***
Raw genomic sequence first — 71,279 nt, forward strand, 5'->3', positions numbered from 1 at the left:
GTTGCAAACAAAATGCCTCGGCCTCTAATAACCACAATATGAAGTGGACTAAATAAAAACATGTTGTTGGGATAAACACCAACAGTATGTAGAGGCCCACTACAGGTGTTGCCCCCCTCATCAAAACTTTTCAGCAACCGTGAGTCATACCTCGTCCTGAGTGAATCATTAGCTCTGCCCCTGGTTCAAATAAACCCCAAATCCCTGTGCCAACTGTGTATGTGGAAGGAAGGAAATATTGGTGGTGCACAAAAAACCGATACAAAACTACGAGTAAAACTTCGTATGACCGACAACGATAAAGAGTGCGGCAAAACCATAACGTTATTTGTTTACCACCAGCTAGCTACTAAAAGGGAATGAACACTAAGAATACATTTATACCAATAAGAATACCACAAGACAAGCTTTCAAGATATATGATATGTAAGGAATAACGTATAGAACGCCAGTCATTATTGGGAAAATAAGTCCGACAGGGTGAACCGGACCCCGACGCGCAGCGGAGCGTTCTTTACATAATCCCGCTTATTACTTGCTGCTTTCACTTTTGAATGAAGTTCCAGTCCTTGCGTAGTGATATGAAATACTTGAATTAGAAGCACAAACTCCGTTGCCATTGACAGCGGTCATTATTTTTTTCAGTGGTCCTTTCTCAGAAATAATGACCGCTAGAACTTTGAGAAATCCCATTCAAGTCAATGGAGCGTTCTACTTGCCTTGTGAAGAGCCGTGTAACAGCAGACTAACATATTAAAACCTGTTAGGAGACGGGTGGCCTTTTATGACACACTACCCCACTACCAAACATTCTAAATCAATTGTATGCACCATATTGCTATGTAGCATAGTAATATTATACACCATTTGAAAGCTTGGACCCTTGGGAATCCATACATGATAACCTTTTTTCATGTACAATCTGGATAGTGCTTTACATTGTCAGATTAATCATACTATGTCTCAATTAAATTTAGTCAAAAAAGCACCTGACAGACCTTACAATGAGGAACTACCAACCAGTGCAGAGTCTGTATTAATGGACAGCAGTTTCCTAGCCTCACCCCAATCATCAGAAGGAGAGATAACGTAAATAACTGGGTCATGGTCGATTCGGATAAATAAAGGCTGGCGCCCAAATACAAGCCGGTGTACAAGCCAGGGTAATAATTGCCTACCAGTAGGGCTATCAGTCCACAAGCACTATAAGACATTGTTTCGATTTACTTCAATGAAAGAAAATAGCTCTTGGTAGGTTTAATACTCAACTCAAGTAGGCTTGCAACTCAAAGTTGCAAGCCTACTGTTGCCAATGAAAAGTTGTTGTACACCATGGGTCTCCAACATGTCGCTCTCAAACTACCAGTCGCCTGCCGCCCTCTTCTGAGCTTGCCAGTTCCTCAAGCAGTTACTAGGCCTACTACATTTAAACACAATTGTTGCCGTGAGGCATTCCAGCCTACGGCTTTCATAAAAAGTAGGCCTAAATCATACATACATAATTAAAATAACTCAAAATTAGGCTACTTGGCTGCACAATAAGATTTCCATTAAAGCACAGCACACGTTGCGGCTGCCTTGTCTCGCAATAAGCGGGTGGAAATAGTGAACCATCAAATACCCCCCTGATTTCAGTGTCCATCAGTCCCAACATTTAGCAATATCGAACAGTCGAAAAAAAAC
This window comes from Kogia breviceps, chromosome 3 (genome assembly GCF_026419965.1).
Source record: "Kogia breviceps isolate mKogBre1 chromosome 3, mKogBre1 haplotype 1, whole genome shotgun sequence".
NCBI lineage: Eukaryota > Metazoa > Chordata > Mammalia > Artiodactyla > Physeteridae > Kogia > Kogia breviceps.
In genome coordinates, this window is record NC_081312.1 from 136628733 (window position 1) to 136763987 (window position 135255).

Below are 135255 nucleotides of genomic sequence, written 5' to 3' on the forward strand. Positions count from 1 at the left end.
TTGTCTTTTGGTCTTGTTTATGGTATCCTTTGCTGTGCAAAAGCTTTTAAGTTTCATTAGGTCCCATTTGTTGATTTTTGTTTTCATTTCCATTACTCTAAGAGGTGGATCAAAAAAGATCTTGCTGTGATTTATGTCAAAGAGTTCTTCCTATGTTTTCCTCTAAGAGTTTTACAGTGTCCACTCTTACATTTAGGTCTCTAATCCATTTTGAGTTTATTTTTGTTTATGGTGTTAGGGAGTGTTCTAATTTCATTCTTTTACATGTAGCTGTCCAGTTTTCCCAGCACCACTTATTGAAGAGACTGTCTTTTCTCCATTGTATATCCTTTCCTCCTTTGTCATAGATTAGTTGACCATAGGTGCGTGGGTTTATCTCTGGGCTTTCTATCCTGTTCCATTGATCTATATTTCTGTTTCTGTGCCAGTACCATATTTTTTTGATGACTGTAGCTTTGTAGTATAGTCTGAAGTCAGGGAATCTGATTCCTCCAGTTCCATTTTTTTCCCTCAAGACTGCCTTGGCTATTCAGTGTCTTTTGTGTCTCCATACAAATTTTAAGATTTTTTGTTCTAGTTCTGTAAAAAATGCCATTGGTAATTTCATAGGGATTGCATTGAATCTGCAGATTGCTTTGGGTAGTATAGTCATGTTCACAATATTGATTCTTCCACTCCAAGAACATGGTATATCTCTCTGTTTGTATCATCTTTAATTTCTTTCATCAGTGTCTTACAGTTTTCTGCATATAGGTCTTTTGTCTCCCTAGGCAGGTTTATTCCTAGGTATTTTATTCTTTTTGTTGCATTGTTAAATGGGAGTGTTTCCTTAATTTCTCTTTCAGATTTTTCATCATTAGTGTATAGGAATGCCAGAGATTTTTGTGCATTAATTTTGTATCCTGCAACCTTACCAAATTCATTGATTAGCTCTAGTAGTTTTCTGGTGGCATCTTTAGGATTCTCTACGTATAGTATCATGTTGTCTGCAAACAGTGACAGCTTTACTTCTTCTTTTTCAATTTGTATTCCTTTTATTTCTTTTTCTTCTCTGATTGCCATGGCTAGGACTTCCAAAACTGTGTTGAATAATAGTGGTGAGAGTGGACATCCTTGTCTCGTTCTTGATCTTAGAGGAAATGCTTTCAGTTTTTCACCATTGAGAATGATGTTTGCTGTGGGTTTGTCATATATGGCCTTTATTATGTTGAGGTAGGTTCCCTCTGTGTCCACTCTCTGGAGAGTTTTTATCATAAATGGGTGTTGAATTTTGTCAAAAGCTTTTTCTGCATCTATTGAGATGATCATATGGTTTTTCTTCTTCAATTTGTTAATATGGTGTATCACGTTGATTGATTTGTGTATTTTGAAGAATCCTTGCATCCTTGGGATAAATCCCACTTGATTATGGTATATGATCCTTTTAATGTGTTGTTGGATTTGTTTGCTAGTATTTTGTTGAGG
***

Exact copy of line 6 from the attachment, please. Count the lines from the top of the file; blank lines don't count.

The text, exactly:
In genome coordinates, this window is record NC_081312.1 from 136628733 (window position 1) to 136763987 (window position 135255).